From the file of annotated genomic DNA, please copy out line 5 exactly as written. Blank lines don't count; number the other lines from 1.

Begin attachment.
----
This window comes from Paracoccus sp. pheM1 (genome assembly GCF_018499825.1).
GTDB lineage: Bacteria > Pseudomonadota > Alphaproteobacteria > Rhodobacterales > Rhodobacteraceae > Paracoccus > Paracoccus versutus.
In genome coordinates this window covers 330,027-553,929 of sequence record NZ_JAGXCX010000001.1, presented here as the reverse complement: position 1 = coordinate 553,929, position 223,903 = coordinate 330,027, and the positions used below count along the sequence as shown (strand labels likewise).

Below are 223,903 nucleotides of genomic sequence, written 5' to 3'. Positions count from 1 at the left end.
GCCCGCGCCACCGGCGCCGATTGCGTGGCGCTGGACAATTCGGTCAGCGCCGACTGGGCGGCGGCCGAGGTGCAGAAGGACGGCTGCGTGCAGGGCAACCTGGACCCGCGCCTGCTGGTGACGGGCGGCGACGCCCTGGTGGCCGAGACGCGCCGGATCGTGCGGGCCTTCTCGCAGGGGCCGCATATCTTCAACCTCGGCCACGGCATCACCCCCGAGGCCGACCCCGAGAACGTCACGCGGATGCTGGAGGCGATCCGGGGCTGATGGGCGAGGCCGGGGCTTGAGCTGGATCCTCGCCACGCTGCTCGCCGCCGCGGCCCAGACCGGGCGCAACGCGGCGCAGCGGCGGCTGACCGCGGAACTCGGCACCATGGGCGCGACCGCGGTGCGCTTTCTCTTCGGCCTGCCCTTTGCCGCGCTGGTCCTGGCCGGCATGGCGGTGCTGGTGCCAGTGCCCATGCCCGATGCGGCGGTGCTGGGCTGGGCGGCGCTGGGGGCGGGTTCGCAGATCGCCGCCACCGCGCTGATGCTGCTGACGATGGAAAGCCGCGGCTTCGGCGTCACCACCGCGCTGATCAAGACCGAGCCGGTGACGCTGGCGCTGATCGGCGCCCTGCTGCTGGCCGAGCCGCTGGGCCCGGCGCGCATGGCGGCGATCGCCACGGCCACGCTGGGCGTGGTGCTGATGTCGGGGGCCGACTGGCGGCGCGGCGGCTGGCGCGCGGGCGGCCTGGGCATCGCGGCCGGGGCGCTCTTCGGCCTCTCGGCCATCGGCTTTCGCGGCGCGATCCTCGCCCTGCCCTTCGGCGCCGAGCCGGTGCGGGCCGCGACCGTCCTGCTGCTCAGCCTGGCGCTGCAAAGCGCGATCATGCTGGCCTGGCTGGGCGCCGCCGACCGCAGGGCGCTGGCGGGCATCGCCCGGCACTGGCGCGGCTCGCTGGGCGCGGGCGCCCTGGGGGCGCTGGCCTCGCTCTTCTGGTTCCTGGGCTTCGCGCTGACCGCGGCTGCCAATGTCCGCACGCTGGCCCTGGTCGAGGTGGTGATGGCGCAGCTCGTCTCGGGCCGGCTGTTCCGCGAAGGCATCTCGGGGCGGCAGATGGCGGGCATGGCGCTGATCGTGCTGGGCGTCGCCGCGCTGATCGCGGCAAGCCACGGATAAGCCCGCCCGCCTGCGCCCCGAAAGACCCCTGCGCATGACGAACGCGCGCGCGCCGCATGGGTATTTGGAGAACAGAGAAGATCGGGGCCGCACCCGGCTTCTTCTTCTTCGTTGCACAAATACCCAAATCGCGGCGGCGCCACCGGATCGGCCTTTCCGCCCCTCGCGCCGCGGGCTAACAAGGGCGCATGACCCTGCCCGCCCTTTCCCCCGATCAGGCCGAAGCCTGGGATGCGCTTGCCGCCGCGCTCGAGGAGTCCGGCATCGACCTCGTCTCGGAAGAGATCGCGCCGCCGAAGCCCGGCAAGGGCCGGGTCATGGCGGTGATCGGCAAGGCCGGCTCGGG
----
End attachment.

GCCCGCGCCACCGGCGCCGATTGCGTGGCGCTGGACAATTCGGTCAGCGCCGACTGGGCGGCGGCCGAGGTGCAGAAGGACGGCTGCGTGCAGGGCAACCTGGACCCGCGCCTGCTGGTGACGGGCGGCGACGCCCTGGTGGCCGAGACGCGCCGGATCGTGCGGGCCTTCTCGCAGGGGCCGCATATCTTCAACCTCGGCCACGGCATCACCCCCGAGGCCGACCCCGAGAACGTCACGCGGATGCTGGAGGCGATCCGGGGCTGATGGGCGAGGCCGGGGCTTGAGCTGGATCCTCGCCACGCTGCTCGCCGCCGCGGCCCAGACCGGGCGCAACGCGGCGCAGCGGCGGCTGACCGCGGAACTCGGCACCATGGGCGCGACCGCGGTGCGCTTTCTCTTCGGCCTGCCCTTTGCCGCGCTGGTCCTGGCCGGCATGGCGGTGCTGGTGCCAGTGCCCATGCCCGATGCGGCGGTGCTGGGCTGGGCGGCGCTGGGGGCGGGTTCGCAGATCGCCGCCACCGCGCTGATGCTGCTGACGATGGAAAGCCGCGGCTTCGGCGTCACCACCGCGCTGATCAAGACCGAGCCGGTGACGCTGGCGCTGATCGGCGCCCTGCTGCTGGCCGAGCCGCTGGGCCCGGCGCGCATGGCGGCGATCGCCACGGCCACGCTGGGCGTGGTGCTGATGTCGGGGGCCGACTGGCGGCGCGGCGGCTGGCGCGCGGGCGGCCTGGGCATCGCGGCCGGGGCGCTCTTCGGCCTCTCGGCCATCGGCTTTCGCGGCGCGATCCTCGCCCTGCCCTTCGGCGCCGAGCCGGTGCGGGCCGCGACCGTCCTGCTGCTCAGCCTGGCGCTGCAAAGCGCGATCATGCTGGCCTGGCTGGGCGCCGCCGACCGCAGGGCGCTGGCGGGCATCGCCCGGCACTGGCGCGGCTCGCTGGGCGCGGGCGCCCTGGGGGCGCTGGCCTCGCTCTTCTGGTTCCTGGGCTTCGCGCTGACCGCGGCTGCCAATGTCCGCACGCTGGCCCTGGTCGAGGTGGTGATGGCGCAGCTCGTCTCGGGCCGGCTGTTCCGCGAAGGCATCTCGGGGCGGCAGATGGCGGGCATGGCGCTGATCGTGCTGGGCGTCGCCGCGCTGATCGCGGCAAGCCACGGATAAGCCCGCCCGCCTGCGCCCCGAAAGACCCCTGCGCATGACGAACGCGCGCGCGCCGCATGGGTATTTGGAGAACAGAGAAGATCGGGGCCGCACCCGGCTTCTTCTTCTTCGTTGCACAAATACCCAAATCGCGGCGGCGCCACCGGATCGGCCTTTCCGCCCCTCGCGCCGCGGGCTAACAAGGGCGCATGACCCTGCCCGCCCTTTCCCCCGATCAGGCCGAAGCCTGGGATGCGCTTGCCGCCGCGCTCGAGGAGTCCGGCATCGACCTCGTCTCGGAAGAGATCGCGCCGCCGAAGCCCGGCAAGGGCCGGGTCATGGCGGTGATCGGCAAGGCCGGCTCGGG